In some regions, for example Edinburgh, there are already systems in place that provide a register of Charities and voluntary sector organisations.  However, these systems are designed to be used in that locality. A key aspect of using the Open Referrals standard is that the system is being designed so that it can be shared and re-used in different localities and Health and Social Care ecosystems.  This will be a key technology enabler for social prescribing, and in some cases allow for more sophisticated referrals.


What are the benefits of using Distributed Ledger Technology (DLT) to facilitate Open Referrals?

DLT facilitates collaboration, and it sets good foundations for the longer term. This comes back to the self-maintenance of the register. The current systems that support voluntary sector referrals in different local ecosystems, require voluntary sector or local authority workers to keep them up to date with the latest information from all the voluntary sector organisations in the area.  But this is time-consuming and inconsistent.  

A key to Open Referrals is that the voluntary sector will self-publish and maintain their records about their organisation, the services that it delivers and where and when those services are available.  Our CAST project – which utilises the Open Referrals standards – is built on the SICCAR distributed ledger platform. Using DLT means that the data isn’t owned or controlled by a local authority or an umbrella voluntary sector organisation – it is decentralised and therefore owned and controlled by the individual organisations. 

This is just the start. Future iterations of the solution will allow social prescribers to make referrals and exchange data about the person being referred. And voluntary sector organisations will be able to report the health and social care outcomes that they deliver.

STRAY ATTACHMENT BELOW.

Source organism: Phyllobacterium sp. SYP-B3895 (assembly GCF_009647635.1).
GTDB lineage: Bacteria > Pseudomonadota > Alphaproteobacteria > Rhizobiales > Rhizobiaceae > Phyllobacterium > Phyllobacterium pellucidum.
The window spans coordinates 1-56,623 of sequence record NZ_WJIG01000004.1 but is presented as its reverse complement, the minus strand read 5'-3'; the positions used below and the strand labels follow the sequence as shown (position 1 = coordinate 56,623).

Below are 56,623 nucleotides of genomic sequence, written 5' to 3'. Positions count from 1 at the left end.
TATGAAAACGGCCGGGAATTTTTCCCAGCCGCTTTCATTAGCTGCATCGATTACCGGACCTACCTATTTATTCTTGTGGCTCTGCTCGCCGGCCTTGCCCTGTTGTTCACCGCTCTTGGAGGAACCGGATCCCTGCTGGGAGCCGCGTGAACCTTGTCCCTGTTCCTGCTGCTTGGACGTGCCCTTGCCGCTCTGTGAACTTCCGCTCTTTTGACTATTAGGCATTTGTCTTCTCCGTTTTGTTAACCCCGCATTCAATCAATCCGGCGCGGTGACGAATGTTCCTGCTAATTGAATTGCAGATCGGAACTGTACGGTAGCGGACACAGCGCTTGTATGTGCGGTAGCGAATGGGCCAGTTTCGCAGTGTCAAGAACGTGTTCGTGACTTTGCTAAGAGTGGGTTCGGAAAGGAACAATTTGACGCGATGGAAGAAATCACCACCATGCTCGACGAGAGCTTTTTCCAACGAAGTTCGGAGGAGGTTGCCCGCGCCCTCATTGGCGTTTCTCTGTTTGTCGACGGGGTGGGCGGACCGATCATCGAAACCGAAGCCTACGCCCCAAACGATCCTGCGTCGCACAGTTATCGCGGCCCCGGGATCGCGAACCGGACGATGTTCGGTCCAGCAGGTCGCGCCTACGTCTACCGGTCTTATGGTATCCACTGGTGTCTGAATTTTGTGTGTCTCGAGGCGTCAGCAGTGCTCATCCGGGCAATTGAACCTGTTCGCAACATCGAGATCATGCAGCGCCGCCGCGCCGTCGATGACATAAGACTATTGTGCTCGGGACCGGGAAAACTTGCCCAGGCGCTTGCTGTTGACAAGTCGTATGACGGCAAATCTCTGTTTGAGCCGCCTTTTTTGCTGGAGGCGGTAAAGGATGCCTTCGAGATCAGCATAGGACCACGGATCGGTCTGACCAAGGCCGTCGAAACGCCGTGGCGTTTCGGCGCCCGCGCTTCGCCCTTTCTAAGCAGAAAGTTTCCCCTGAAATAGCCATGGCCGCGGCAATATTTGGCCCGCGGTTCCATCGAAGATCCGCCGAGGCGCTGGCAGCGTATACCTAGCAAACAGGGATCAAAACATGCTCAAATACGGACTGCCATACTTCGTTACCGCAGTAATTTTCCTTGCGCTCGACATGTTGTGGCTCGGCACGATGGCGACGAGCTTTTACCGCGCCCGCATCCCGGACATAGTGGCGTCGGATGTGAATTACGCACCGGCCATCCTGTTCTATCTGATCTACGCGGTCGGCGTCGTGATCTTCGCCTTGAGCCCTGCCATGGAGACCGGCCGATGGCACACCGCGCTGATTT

Learn more about this service design here.

pathways to care

Is there a difference to the standards in the UK vs internationally?

The UK standards are an extension of the international standards. Basically, they are a refinement. In the UK we know more about UK voluntary sector services – there are reviews of services, a notion of when a service is available and when it was last checked, eligibility criteria etc. SICCAR has implemented the standards in the real world and added some refinements to make them fit for purpose.


Do Open Referrals allow for better utilisation of the third sector?

Definitely. Even more importantly, they can help deliver the best outcomes for the people in need, and service more people in need. For the voluntary organisations, we can start collecting data on organisation’s usage. We can report on data, such as how many individual referrals are made and how they are rated. This will really emphasise the value of the third sector and potentially provide the justification for ongoing funding.

Continue the conversation

Would you like to talk to Stuart about our work with Open Referrals?

Get in touch with him today. 

Stuart Fraser, CTO